David Kingham

Eye of the Needle Geminids Meteor Shower

On Thursday afternoon I drove 5 hours to meet up with Jason Hatfield and Mike Berenson in South Dakota. Our target was in Custer State Park on the Needles Highway, after driving past this rock formation called 'The Eye of the Needle' this past summer I knew I had to come back to photograph it at night. But it needed to be something special. The view faces West, so I knew there was no way to show the milky way behind it. Later in the year I was looking for locations to photograph the Geminids, as soon as I realized that the radiant would be in the Western sky I knew where I needed to go.

Our trip was full of uncertainty due to the heavy cloud cover over the entire region. We nearly bailed on the plan in the middle of Wyoming, the forecasts were looking extremely unfavorable and the clouds still lingered above. We met up with Mike in Lusk, WY and he persuaded us to stick to the original plan. Thankfully, as we entered South Dakota the skies slowly started to clear.

When we arrived in Custer, SD the skies were completely clear of clouds, things were looking up! Then we turned down the Needles Highway. ROAD CLOSED. With the warm weather we've had in Colorado I didn't even think about the road being closed. After a few minutes assessing the situation (freaking out) we realized it was only a mile hike to our location thanks to the gps, disaster averted.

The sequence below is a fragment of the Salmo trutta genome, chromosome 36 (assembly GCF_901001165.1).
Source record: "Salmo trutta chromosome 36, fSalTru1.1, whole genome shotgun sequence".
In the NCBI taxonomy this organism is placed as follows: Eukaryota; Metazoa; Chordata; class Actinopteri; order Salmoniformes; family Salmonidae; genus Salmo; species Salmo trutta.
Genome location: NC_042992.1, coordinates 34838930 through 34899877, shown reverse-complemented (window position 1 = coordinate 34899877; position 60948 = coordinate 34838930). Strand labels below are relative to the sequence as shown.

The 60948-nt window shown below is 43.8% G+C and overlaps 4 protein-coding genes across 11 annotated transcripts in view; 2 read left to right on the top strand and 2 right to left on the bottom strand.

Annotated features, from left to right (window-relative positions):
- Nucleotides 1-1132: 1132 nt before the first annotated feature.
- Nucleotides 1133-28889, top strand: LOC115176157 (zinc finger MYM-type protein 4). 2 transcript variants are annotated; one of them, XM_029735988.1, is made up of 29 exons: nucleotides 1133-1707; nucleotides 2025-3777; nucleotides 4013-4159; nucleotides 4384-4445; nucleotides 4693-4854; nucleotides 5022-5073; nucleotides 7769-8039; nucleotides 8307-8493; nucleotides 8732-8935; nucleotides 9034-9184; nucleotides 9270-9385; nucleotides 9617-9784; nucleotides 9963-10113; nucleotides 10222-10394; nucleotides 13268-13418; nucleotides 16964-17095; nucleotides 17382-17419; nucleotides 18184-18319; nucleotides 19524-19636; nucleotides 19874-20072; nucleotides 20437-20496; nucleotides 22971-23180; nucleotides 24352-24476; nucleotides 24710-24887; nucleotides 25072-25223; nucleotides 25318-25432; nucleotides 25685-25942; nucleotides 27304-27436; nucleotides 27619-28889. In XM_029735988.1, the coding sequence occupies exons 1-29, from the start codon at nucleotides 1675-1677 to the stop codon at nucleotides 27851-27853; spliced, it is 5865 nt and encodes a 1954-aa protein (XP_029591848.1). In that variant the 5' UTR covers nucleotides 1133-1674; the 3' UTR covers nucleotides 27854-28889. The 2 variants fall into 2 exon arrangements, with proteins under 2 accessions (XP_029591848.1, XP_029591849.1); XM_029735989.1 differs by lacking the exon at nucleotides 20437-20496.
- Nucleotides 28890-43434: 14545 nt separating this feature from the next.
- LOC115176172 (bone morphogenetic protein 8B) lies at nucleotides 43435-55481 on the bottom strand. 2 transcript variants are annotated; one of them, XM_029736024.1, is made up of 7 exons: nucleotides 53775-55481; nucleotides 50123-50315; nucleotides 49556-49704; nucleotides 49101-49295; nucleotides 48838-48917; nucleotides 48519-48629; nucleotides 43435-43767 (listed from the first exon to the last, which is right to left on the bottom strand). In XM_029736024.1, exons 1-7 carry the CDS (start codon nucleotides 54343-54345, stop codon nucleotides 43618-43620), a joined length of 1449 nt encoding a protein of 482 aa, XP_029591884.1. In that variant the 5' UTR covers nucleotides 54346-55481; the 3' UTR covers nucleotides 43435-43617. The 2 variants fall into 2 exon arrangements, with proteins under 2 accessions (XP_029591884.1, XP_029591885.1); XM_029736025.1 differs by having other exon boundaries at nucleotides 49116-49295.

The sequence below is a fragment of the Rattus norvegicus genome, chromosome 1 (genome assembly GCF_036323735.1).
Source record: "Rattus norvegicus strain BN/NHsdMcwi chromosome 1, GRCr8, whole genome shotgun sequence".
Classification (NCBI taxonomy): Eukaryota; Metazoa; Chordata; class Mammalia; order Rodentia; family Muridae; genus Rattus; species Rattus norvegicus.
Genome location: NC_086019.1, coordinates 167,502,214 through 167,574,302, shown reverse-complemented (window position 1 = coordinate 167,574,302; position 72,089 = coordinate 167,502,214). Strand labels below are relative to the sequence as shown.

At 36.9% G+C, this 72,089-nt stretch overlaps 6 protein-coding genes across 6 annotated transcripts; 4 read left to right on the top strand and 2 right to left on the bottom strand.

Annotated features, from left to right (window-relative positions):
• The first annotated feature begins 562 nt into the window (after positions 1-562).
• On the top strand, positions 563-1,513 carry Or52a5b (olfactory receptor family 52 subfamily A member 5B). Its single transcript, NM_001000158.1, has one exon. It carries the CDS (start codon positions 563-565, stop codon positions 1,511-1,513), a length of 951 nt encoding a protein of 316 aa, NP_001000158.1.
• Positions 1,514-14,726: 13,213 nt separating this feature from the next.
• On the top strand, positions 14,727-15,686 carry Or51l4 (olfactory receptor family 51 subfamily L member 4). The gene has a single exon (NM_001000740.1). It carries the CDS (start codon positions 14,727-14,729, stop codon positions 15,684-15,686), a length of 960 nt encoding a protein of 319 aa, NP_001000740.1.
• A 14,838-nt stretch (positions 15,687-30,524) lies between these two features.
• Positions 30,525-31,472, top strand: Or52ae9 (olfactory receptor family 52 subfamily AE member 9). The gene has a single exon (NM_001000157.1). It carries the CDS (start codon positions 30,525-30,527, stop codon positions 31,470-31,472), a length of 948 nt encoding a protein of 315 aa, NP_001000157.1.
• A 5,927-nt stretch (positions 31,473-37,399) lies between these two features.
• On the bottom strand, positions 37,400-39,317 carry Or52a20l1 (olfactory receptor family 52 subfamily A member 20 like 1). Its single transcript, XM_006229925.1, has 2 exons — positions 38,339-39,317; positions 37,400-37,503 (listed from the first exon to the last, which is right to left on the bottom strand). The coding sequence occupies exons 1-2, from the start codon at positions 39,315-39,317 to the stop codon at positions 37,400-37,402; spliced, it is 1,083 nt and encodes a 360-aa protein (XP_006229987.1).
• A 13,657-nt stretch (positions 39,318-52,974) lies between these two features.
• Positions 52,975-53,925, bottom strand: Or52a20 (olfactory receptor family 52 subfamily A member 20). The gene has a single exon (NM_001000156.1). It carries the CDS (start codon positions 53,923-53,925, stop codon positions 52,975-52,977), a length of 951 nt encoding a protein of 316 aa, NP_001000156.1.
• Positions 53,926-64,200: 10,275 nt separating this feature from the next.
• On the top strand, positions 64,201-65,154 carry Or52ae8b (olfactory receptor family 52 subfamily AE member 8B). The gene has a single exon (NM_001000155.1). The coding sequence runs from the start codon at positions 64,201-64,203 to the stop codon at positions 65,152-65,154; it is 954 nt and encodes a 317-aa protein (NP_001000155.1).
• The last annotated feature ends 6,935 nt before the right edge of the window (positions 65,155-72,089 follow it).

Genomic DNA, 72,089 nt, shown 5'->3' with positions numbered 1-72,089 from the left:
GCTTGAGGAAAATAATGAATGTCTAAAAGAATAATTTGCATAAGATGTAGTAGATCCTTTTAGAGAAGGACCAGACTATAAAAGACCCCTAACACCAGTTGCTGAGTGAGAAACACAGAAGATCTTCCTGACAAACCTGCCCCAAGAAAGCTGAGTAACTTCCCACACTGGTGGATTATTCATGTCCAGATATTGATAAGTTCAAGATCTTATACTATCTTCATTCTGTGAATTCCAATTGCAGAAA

We made our way to the needle and spent several hours light painting the rock formations, watching meteors and BS'ing with good friends.

Free downloads and prints available on my site http://www.davidkinghamphotography.com/night/h4f9f23fe#h4f9f23fe

Technical Details:
Meteors/Stars:
30 second exposures at f/2.8, ISO 6400
Composite of 38 images taken over 8.5 hours, 36 for the meteors, 1 for the stars, and 1 dark frame for noise reduction.
The single image of the stars was selected to have the radiant of the Geminids in the upper left corner. The meteors were then layered in photoshop, masked to only show the meteors, and then rotated to correct for change of the radiant's position as it moves through the night.

Foreground:
2 minute exposures at f/2.8, ISO 400
Light painted with a xeon flashlight
Composite of 7 different exposures using different light painting techniques to highlight each rock with dramatic light

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